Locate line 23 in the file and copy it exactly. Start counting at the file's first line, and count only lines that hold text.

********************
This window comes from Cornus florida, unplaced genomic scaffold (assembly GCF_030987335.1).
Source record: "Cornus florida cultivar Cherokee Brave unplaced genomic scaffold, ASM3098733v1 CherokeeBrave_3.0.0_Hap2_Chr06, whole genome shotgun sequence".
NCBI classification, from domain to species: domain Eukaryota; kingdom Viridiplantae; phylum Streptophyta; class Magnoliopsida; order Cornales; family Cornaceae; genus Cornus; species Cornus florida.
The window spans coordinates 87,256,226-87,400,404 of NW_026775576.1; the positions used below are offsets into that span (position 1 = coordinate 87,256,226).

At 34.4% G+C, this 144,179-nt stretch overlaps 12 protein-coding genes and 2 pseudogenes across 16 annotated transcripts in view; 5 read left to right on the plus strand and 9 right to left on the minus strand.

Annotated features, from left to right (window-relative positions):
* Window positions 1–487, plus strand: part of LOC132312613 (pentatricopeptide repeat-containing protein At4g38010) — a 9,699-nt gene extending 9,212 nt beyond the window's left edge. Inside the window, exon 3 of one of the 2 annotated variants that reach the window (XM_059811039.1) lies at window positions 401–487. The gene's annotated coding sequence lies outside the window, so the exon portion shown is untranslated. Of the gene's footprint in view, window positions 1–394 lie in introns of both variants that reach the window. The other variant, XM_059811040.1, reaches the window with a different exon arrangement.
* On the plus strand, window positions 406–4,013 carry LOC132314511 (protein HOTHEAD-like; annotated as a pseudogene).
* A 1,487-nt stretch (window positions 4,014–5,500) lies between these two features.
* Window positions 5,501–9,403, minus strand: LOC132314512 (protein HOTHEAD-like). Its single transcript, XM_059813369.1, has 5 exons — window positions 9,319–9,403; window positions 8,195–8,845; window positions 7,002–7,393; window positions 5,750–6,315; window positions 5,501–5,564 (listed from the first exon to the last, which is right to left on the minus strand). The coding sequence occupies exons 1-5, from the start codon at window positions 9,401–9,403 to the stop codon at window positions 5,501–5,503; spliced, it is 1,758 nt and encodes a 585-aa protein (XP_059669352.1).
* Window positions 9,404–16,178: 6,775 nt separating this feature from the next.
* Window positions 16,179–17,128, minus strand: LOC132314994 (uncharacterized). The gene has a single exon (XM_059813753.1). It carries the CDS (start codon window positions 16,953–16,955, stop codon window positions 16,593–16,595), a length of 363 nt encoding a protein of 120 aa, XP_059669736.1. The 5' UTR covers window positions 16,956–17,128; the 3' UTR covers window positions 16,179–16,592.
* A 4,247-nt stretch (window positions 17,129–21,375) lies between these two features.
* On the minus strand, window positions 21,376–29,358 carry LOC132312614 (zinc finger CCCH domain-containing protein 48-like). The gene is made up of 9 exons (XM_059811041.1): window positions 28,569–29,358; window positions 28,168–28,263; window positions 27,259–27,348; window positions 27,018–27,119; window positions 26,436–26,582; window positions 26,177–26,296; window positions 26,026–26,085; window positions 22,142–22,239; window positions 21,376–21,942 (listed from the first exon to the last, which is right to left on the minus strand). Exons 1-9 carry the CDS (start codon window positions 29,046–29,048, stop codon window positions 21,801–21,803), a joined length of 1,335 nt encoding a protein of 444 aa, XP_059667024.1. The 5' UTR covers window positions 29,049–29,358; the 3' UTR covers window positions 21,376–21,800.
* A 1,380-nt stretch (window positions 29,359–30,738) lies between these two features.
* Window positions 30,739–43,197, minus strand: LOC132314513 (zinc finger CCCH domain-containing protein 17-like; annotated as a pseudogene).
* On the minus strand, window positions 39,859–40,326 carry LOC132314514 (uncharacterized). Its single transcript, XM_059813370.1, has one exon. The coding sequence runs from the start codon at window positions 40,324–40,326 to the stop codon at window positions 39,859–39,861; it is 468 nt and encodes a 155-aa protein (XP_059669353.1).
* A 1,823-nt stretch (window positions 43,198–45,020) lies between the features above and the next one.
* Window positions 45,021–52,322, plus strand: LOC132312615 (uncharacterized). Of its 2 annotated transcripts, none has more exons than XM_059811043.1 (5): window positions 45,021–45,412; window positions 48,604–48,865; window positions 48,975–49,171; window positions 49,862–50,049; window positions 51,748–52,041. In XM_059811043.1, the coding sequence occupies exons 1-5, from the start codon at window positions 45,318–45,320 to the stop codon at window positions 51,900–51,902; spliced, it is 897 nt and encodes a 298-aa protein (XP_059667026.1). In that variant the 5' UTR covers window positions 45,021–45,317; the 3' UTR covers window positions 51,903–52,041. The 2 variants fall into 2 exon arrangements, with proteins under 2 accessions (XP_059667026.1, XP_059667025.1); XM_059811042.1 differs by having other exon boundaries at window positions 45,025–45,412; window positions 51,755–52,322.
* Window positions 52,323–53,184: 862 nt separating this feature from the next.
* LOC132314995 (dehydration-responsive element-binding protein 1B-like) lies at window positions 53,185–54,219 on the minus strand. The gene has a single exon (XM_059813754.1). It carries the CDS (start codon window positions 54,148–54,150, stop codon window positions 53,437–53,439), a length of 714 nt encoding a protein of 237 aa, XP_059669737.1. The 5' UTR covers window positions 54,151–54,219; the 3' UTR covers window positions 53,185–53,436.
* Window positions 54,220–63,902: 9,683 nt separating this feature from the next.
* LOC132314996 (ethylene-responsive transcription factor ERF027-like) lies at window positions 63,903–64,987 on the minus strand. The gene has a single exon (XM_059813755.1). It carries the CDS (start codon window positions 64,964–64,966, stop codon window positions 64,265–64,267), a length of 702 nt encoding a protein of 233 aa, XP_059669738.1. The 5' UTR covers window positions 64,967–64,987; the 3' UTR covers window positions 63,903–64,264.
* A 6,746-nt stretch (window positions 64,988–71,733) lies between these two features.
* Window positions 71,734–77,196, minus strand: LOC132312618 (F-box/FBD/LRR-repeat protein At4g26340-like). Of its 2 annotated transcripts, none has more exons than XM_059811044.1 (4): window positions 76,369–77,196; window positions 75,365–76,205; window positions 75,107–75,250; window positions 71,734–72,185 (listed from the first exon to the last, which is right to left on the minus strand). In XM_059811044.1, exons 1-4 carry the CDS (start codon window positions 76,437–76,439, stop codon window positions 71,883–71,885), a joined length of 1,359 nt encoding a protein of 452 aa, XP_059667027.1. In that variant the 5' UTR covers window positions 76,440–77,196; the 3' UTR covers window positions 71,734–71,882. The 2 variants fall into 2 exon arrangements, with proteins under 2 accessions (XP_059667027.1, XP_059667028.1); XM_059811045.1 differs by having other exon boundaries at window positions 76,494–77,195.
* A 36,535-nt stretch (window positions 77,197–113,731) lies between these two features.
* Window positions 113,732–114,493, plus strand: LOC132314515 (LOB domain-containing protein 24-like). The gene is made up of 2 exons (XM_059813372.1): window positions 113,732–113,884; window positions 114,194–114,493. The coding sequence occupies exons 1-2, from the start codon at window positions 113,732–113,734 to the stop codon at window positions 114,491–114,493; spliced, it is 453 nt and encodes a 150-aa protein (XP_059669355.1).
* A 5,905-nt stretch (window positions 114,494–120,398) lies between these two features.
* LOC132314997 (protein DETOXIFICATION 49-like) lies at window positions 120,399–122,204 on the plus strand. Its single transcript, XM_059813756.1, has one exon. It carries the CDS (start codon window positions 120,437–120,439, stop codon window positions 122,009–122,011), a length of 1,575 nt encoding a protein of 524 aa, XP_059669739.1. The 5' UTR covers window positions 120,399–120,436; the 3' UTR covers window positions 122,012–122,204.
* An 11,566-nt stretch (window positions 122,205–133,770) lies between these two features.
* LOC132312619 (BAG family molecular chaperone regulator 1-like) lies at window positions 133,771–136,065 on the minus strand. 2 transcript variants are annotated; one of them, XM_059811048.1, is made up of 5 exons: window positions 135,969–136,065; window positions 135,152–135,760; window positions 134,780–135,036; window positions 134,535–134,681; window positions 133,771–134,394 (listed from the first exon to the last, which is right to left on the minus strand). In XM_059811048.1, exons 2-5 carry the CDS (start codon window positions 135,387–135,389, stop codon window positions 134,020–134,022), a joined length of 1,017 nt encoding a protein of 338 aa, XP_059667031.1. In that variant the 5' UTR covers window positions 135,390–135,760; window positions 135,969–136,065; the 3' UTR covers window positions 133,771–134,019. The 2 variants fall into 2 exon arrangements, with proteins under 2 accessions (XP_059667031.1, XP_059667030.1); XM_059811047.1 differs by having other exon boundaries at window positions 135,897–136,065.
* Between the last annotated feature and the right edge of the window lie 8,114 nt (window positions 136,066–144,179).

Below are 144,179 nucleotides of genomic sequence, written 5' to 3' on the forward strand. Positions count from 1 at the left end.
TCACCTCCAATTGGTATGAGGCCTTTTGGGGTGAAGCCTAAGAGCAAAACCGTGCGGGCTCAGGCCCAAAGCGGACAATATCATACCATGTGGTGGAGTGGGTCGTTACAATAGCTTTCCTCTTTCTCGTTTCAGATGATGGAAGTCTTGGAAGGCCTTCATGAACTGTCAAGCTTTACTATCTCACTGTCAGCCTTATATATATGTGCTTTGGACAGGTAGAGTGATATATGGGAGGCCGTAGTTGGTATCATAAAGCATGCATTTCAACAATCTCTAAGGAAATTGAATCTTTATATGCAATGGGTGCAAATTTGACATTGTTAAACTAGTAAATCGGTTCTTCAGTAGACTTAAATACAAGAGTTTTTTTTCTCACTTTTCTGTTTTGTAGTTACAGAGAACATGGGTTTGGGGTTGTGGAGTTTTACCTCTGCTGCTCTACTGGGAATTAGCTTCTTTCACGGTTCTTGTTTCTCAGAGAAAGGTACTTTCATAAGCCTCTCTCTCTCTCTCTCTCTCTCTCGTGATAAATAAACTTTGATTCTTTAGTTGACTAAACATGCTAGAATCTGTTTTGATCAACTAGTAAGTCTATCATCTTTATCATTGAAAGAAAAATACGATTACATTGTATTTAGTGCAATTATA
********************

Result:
* LOC132314996 (ethylene-responsive transcription factor ERF027-like) lies at window positions 63,903–64,987 on the minus strand. The gene has a single exon (XM_059813755.1). It carries the CDS (start codon window positions 64,964–64,966, stop codon window positions 64,265–64,267), a length of 702 nt encoding a protein of 233 aa, XP_059669738.1. The 5' UTR covers window positions 64,967–64,987; the 3' UTR covers window positions 63,903–64,264.